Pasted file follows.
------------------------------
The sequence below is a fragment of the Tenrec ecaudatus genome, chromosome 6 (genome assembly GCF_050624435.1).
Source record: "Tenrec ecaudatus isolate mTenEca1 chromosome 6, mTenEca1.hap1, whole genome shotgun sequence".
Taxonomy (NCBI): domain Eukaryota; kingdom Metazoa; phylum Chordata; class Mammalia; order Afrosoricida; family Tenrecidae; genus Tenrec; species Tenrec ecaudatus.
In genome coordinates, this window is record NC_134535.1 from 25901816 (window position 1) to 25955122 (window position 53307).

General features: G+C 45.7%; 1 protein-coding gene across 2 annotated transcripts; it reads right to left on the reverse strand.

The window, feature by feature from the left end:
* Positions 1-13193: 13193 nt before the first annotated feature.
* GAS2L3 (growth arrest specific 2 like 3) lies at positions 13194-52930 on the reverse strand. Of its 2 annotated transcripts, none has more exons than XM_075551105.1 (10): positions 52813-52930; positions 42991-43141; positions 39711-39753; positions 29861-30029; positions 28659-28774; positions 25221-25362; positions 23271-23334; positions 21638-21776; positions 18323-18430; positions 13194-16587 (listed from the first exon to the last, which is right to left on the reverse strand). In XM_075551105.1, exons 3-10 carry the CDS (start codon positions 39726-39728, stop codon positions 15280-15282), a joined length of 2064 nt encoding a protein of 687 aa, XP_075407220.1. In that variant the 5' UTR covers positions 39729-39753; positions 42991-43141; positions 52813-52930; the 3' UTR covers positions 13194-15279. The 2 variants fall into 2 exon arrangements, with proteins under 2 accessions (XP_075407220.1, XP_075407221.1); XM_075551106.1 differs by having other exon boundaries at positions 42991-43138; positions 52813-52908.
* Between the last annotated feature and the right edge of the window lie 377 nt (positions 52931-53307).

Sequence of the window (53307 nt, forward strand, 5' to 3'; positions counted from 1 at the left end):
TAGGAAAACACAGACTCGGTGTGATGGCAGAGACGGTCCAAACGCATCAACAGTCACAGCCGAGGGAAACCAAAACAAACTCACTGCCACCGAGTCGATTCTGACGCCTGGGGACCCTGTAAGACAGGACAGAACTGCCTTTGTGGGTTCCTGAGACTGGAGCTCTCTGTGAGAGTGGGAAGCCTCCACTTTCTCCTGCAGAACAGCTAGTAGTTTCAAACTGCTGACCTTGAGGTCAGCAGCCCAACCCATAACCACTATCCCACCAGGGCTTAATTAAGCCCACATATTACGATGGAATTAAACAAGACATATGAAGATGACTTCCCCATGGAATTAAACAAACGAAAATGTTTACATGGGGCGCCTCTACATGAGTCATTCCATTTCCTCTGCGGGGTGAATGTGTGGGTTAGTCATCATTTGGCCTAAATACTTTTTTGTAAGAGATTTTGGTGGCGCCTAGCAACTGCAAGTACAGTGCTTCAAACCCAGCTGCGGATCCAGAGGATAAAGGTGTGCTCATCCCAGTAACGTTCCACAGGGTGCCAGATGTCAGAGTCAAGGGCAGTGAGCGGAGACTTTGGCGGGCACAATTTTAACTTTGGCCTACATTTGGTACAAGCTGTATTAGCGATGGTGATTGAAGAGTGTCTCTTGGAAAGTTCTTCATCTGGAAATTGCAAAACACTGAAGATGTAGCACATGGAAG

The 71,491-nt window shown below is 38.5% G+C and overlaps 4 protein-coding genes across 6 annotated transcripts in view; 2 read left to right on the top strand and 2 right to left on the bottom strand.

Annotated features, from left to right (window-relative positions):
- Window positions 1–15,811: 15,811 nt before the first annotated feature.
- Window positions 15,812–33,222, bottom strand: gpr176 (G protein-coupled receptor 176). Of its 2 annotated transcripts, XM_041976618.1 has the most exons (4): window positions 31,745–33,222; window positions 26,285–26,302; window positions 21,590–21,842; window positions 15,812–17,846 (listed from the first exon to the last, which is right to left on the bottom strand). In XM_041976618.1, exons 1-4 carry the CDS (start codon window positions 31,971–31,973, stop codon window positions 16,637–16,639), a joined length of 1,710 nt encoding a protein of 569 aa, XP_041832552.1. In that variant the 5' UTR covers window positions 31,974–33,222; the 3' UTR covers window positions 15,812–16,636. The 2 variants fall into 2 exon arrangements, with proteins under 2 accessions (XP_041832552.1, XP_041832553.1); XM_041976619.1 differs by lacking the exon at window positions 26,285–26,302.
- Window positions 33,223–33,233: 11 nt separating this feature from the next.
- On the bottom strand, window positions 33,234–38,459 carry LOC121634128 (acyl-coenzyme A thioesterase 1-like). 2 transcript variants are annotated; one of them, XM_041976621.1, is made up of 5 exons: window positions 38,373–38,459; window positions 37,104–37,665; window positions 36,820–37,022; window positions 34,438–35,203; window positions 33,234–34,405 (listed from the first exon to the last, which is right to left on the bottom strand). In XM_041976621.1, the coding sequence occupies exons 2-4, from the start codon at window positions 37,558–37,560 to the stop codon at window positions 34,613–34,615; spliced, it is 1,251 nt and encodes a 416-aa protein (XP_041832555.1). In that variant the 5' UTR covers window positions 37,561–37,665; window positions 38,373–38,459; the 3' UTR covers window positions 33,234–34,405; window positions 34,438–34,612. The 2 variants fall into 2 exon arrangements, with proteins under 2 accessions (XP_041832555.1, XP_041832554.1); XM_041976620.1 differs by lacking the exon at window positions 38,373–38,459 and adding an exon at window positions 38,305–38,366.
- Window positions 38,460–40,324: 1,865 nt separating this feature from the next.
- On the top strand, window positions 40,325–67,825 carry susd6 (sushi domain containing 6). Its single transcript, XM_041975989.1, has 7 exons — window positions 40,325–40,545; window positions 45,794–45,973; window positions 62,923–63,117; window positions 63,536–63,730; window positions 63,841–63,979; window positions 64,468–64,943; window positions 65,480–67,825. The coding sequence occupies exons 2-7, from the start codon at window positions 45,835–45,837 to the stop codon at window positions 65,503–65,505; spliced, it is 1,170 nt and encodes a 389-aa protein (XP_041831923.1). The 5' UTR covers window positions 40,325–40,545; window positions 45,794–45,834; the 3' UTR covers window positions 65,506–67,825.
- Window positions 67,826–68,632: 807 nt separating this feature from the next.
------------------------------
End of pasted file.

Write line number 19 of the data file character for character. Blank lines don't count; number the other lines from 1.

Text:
- On the top strand, window positions 40,325–67,825 carry susd6 (sushi domain containing 6). Its single transcript, XM_041975989.1, has 7 exons — window positions 40,325–40,545; window positions 45,794–45,973; window positions 62,923–63,117; window positions 63,536–63,730; window positions 63,841–63,979; window positions 64,468–64,943; window positions 65,480–67,825. The coding sequence occupies exons 2-7, from the start codon at window positions 45,835–45,837 to the stop codon at window positions 65,503–65,505; spliced, it is 1,170 nt and encodes a 389-aa protein (XP_041831923.1). The 5' UTR covers window positions 40,325–40,545; window positions 45,794–45,834; the 3' UTR covers window positions 65,506–67,825.